Impact of Pedagogical Interventions on Student Learning
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Impact of Pedagogical Interventions on Student Learning
The following is an analysis of three student case studies from my student teaching
experience at a medium-sized high school in Manhattan. The information was collected from
ninth grade students during the spring semester (January - May 2013). Each case study includes a
description of the student, results of a pre-assessment, specific pedagogical strategies used with
that student, applicable corresponding theoretical research, post-assessments, and reflection on
Student A is a Hispanic female who received a 70 in English for the first semester. This
student is polite and participates consistently in class. She retains a positive attitude despite her
academic struggles and difficulty interacting socially with some classmates. Student A has an
Individualized Education Program (IEP) that allows for extra time on tests, but has not been
diagnosed with a specific learning disorder. I chose this student because my cooperating teacher
mentioned her as an example of a student who consistently fails tests despite her in-class
demeanor and willingness to participate. My cooperating teacher has even provided a detailed
report of this students academic struggles to the school principal. My goal with this student is to
assist with reading comprehension and improve her test-taking skills.
Student B is an Asian male who received a 75 in English for the first semester. This
student is funny and engaging, even if his answers to questions in class often lack depth. He is an
average student who has steadily improved. Being one of few Asian students in the school, he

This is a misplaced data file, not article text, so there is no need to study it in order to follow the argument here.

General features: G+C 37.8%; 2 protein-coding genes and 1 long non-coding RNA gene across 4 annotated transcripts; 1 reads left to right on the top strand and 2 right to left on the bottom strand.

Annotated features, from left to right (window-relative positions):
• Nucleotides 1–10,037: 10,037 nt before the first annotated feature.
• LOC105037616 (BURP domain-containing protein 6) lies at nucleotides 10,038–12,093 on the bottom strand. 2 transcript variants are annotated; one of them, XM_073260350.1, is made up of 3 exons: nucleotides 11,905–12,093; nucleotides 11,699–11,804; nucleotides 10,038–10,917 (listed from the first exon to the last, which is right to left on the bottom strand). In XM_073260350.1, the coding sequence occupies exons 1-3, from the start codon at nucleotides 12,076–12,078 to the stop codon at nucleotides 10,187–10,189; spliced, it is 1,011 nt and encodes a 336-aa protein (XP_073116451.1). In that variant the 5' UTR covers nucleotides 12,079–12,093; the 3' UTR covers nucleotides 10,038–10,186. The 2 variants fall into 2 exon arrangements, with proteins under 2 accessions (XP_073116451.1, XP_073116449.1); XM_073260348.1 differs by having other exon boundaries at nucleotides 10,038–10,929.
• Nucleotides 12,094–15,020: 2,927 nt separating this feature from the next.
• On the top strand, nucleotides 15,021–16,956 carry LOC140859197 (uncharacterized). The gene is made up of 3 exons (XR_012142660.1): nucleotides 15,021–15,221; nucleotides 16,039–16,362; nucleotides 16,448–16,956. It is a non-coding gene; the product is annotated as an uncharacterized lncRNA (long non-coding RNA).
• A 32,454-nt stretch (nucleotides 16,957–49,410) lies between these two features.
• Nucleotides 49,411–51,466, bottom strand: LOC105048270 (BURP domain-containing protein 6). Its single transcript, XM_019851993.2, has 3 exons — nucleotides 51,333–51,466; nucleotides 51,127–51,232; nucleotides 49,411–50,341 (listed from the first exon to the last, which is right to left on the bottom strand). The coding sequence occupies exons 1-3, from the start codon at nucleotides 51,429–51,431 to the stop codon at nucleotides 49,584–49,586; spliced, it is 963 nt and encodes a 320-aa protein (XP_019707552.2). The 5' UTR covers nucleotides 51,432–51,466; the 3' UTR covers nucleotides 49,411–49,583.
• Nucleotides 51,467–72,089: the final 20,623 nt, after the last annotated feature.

was initially shy to participate in class according to my cooperating teacher. At this point in the
year, however, he has found his place and voice in the class and is not hesitant to contribute. He
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also asks very good questions. I chose this student because he came to after-school tutoring to
ask specifically for help with his writing. It is clear he wants to do well, but needs help
organizing his thoughts. My goal with this student is to help refine his writing as he goes
through the process of creating a structured essay.
Student C is a Hispanic male who received a 90 in English for the first semester. This
student rarely participates in class and sometimes struggles to find the right words when he is
called on to answer questions. However, he is an above average student and an example of
someone who might fly under the radar until he hands in written work or takes a test. I chose
this student because of that disparity, and also because when I read his pre-assessment essay, it
was clearly advanced for his grade level. The word selection, insight and organization gave it a
style that most freshman are not close to developing yet. We incorporated examples of previous